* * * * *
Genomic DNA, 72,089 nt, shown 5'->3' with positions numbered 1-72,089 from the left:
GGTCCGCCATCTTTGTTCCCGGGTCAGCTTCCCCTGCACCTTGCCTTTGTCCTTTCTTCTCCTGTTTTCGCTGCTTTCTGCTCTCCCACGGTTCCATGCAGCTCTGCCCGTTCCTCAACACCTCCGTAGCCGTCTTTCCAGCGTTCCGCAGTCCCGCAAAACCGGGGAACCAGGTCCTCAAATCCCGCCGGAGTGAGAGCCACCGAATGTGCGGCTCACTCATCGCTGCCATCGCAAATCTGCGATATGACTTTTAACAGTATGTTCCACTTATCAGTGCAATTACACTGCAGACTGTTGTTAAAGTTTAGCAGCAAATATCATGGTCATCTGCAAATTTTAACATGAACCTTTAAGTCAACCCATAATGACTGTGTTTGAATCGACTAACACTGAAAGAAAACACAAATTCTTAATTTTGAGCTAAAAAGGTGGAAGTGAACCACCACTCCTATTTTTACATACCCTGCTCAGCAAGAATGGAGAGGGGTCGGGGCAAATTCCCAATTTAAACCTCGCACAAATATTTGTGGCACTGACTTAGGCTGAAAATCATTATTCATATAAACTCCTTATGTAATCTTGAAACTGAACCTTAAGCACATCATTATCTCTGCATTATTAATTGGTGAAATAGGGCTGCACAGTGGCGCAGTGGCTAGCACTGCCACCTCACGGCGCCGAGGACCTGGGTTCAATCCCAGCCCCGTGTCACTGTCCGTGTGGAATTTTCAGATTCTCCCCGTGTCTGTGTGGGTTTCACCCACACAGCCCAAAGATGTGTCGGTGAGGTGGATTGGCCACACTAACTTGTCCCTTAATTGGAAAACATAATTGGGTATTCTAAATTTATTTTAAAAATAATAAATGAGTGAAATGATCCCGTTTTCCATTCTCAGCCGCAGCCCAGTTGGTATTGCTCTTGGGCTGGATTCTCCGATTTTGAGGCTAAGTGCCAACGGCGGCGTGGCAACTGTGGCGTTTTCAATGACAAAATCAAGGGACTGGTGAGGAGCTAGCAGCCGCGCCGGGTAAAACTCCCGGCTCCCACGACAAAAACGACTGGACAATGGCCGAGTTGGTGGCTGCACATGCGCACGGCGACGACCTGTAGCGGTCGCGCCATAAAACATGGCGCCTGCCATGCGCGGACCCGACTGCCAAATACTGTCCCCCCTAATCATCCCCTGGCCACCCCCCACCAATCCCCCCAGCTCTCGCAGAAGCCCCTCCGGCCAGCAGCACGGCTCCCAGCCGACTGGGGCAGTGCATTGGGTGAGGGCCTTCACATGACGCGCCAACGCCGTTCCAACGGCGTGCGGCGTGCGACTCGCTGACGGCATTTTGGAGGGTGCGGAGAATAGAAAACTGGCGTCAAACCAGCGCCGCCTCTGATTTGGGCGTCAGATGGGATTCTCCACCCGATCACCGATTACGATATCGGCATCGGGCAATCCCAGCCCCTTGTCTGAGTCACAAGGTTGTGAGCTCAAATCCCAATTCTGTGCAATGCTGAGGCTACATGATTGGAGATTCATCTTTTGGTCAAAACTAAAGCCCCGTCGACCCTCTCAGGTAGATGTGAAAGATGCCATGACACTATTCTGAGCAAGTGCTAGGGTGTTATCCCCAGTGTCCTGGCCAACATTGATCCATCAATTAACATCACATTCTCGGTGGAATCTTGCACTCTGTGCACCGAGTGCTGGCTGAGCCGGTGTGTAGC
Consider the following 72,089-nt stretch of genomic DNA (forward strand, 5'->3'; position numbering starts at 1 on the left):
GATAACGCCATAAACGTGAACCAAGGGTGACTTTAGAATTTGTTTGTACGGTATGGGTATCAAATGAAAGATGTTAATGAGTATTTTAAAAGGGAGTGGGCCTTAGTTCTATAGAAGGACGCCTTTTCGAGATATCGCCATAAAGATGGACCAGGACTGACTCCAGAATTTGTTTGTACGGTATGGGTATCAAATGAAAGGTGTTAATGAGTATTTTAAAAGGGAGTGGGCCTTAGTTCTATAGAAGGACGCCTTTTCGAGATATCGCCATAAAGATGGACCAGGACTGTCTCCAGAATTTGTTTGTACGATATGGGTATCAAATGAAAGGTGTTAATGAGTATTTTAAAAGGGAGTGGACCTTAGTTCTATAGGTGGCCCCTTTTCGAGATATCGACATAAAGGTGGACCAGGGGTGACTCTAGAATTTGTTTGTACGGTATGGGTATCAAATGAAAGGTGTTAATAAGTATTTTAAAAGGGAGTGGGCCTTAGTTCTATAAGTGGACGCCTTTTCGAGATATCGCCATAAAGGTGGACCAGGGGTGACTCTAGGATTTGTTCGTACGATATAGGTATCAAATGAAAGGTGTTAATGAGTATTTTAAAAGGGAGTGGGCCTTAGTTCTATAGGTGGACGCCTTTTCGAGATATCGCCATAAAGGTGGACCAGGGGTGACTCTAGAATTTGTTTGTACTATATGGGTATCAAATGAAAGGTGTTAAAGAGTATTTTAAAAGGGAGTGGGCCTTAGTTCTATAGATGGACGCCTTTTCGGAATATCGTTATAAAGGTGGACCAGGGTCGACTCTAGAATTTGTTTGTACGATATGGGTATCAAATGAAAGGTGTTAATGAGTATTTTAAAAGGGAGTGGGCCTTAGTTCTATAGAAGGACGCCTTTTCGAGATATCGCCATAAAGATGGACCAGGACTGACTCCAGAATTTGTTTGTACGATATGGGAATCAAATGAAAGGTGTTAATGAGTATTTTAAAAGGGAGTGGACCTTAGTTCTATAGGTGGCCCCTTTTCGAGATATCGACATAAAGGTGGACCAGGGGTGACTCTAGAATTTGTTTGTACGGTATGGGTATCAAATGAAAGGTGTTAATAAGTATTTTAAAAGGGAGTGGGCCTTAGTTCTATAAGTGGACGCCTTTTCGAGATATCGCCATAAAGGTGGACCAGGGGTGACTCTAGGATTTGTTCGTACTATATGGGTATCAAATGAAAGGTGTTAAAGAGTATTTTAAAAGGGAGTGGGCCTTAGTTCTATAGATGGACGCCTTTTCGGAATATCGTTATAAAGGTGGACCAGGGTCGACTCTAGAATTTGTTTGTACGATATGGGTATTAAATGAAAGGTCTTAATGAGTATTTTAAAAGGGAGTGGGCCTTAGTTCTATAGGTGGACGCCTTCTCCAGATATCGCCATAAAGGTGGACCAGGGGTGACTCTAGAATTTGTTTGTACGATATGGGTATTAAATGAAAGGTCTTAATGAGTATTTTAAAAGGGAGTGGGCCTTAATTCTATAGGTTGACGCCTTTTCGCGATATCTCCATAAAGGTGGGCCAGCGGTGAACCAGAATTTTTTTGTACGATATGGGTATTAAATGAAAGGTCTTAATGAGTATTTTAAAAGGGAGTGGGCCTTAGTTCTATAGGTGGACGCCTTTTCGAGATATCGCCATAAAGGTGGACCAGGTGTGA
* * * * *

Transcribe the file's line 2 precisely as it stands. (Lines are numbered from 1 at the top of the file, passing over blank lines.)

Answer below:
GGTCCGCCATCTTTGTTCCCGGGTCAGCTTCCCCTGCACCTTGCCTTTGTCCTTTCTTCTCCTGTTTTCGCTGCTTTCTGCTCTCCCACGGTTCCATGCAGCTCTGCCCGTTCCTCAACACCTCCGTAGCCGTCTTTCCAGCGTTCCGCAGTCCCGCAAAACCGGGGAACCAGGTCCTCAAATCCCGCCGGAGTGAGAGCCACCGAATGTGCGGCTCACTCATCGCTGCCATCGCAAATCTGCGATATGACTTTTAACAGTATGTTCCACTTATCAGTGCAATTACACTGCAGACTGTTGTTAAAGTTTAGCAGCAAATATCATGGTCATCTGCAAATTTTAACATGAACCTTTAAGTCAACCCATAATGACTGTGTTTGAATCGACTAACACTGAAAGAAAACACAAATTCTTAATTTTGAGCTAAAAAGGTGGAAGTGAACCACCACTCCTATTTTTACATACCCTGCTCAGCAAGAATGGAGAGGGGTCGGGGCAAATTCCCAATTTAAACCTCGCACAAATATTTGTGGCACTGACTTAGGCTGAAAATCATTATTCATATAAACTCCTTATGTAATCTTGAAACTGAACCTTAAGCACATCATTATCTCTGCATTATTAATTGGTGAAATAGGGCTGCACAGTGGCGCAGTGGCTAGCACTGCCACCTCACGGCGCCGAGGACCTGGGTTCAATCCCAGCCCCGTGTCACTGTCCGTGTGGAATTTTCAGATTCTCCCCGTGTCTGTGTGGGTTTCACCCACACAGCCCAAAGATGTGTCGGTGAGGTGGATTGGCCACACTAACTTGTCCCTTAATTGGAAAACATAATTGGGTATTCTAAATTTATTTTAAAAATAATAAATGAGTGAAATGATCCCGTTTTCCATTCTCAGCCGCAGCCCAGTTGGTATTGCTCTTGGGCTGGATTCTCCGATTTTGAGGCTAAGTGCCAACGGCGGCGTGGCAACTGTGGCGTTTTCAATGACAAAATCAAGGGACTGGTGAGGAGCTAGCAGCCGCGCCGGGTAAAACTCCCGGCTCCCACGACAAAAACGACTGGACAATGGCCGAGTTGGTGGCTGCACATGCGCACGGCGACGACCTGTAGCGGTCGCGCCATAAAACATGGCGCCTGCCATGCGCGGACCCGACTGCCAAATACTGTCCCCCCTAATCATCCCCTGGCCACCCCCCACCAATCCCCCCAGCTCTCGCAGAAGCCCCTCCGGCCAGCAGCACGGCTCCCAGCCGACTGGGGCAGTGCATTGGGTGAGGGCCTTCACATGACGCGCCAACGCCGTTCCAACGGCGTGCGGCGTGCGACTCGCTGACGGCATTTTGGAGGGTGCGGAGAATAGAAAACTGGCGTCAAACCAGCGCCGCCTCTGATTTGGGCGTCAGATGGGATTCTCCACCCGATCACCGATTACGATATCGGCATCGGGCAATCCCAGCCCCTTGTCTGAGTCACAAGGTTGTGAGCTCAAATCCCAATTCTGTGCAATGCTGAGGCTACATGATTGGAGATTCATCTTTTGGTCAAAACTAAAGCCCCGTCGACCCTCTCAGGTAGATGTGAAAGATGCCATGACACTATTCTGAGCAAGTGCTAGGGTGTTATCCCCAGTGTCCTGGCCAACATTGATCCATCAATTAACATCACATTCTCGGTGGAATCTTGCACTCTGTGCACCGAGTGCTGGCTGAGCCGGTGTGTAGC